Josh E: I’m saying that in the world that the film creates, Merkin Muffley is the man for the job. The film is a satire on Cold War Paranoia and what better way to show the pointlessness (word?) of the era than to show two buffoons (the USSR premier Demitri doesn’t seem like the best ruler either) with their hands on red buttons? In Independence Day, Whitmore is supposed to be one of the characters we rally around when really he’s not very admirable. He’s wishy washy, drab, and doesn’t really do much until the last few minutes.

Harrison: Our arguments are slightly out of alignment. I’m saying if you plucked these two fictional presidents out of their film worlds and had them run for office. Or, even better, let’s say run for a second term. President Whitmore beats out Muffley every day of the week.

Josh E: Maybe after the alien invasion.

Harrison: I agree that President Muffley is a good sounding board, a good platform to show the inherent silliness that was the cold war. That means he’s a good character. But as a fictional president, he seems highly ineffective.

Josh E: If you’re talking about putting these two up against each other it’s Nixon Kennedy part two. People are going to vote for the handsomer more rousing speech giver Bill pullman. However, Merkin Muffley is the RIGHT man for the job. He’s a nerdy thoughtful leader who takes his time to come to the correct decision and relies on his trusted advisers.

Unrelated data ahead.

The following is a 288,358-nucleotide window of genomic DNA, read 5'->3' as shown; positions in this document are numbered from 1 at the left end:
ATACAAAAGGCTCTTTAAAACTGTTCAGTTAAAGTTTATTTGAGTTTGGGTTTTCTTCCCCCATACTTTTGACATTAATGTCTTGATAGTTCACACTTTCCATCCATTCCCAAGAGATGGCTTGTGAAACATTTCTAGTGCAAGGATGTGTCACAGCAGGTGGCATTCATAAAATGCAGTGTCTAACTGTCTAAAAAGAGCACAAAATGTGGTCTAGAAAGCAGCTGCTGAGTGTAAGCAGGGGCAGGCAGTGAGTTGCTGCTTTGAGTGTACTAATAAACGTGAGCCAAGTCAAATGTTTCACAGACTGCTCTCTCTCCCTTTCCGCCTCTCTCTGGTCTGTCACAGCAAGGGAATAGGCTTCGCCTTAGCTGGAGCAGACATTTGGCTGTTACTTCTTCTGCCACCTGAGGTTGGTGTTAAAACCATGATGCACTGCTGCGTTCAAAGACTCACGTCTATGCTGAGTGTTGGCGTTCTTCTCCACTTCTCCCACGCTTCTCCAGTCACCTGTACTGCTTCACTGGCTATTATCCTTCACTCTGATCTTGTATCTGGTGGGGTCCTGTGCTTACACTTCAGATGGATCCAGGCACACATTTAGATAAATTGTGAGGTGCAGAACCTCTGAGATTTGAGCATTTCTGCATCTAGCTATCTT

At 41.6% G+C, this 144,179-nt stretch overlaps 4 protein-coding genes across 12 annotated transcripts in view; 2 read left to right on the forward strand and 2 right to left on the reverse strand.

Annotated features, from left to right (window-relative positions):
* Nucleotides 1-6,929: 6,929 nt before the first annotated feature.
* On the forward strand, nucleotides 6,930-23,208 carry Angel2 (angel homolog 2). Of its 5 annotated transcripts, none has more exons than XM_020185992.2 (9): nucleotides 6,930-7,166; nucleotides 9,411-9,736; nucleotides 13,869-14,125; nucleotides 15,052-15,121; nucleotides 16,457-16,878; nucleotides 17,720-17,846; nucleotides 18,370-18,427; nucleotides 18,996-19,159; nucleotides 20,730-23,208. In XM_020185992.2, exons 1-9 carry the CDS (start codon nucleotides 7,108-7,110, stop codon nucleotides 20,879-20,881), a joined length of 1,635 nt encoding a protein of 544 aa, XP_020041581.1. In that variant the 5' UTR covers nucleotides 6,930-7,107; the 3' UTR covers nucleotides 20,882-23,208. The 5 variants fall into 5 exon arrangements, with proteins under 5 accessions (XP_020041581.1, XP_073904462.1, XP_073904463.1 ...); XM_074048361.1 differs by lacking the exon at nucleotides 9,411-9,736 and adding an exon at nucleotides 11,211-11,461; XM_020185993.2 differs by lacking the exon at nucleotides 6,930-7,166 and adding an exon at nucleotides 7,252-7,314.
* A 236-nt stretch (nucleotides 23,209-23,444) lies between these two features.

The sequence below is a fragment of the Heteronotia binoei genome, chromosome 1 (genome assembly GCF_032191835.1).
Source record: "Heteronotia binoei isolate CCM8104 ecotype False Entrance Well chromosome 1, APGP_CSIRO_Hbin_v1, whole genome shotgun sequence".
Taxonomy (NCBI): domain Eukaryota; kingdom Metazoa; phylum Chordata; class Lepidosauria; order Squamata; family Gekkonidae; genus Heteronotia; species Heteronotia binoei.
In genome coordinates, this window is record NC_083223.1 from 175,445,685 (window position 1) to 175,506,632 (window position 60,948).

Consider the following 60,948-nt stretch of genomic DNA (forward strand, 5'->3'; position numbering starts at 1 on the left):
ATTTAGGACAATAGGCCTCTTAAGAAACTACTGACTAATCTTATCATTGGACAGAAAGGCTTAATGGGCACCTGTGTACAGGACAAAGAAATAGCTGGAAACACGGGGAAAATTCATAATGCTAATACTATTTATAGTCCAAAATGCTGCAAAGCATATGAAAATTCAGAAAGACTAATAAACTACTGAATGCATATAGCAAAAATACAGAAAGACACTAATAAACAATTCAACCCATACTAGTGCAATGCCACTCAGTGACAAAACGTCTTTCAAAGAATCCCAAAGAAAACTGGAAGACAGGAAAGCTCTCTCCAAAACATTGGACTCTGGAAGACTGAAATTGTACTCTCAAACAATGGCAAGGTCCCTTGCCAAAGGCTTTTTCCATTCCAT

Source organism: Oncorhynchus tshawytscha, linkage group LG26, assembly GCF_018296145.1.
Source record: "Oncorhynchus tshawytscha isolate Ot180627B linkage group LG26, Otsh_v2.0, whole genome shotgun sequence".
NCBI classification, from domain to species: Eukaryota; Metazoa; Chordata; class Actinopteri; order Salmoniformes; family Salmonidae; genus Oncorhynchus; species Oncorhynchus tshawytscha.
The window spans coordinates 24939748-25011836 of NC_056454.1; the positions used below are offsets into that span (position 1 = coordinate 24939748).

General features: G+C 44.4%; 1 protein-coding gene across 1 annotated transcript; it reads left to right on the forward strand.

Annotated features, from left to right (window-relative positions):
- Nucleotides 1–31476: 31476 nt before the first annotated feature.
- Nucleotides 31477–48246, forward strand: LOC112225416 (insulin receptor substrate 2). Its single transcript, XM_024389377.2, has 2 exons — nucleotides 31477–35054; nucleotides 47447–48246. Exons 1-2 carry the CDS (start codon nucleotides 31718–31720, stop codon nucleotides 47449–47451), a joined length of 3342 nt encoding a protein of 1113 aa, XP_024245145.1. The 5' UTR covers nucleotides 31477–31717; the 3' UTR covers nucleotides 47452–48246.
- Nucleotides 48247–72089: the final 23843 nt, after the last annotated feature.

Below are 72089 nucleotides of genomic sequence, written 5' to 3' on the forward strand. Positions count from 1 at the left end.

Harrison: Ah. So here’s a monkey wrench in our arguments. Basically each president is the opposite of each other and through the course of their movies, they react in the opposite way you’d expect. The empty president Whitmore rises to the occasion and defends his country. The thoughtful president Muffley panics and freezes up when his country needs him.

Josh E: I don’t think it’s necessarily a monkey wrench, we just need an out.

Harrison: President Thomas J. Whitmore is the exact person needed in office to lead our country (and the world) through an alien invasion. He’s there to give hope to the survivors and will power to fight back the alien oppressors. He leads through his words and actions. Through speeches and jet planes. He’s a True American Hero.

Josh E: I think the people of America in Independence day are lucky that Whitmore got his shit together in act 3. Damn lucky. In fact he doesn’t really do much more than allow the true hero of the film (Randy Quaid playing himself) to ram a fighter jet into an alien spaceship. This is where President Merkin Muffley succeeds. he’s a thoughtful intelligent peace loving president who would have gotten the US through the Cold War if those stupid Commies didn’t build a ridiculous doomsday machine. He isn’t afraid to take charge and end conflict:

Who do you think is the best movie president? Comment below!

-Josh E. and Harrison

Debate: Best Use of Zombies on the Screen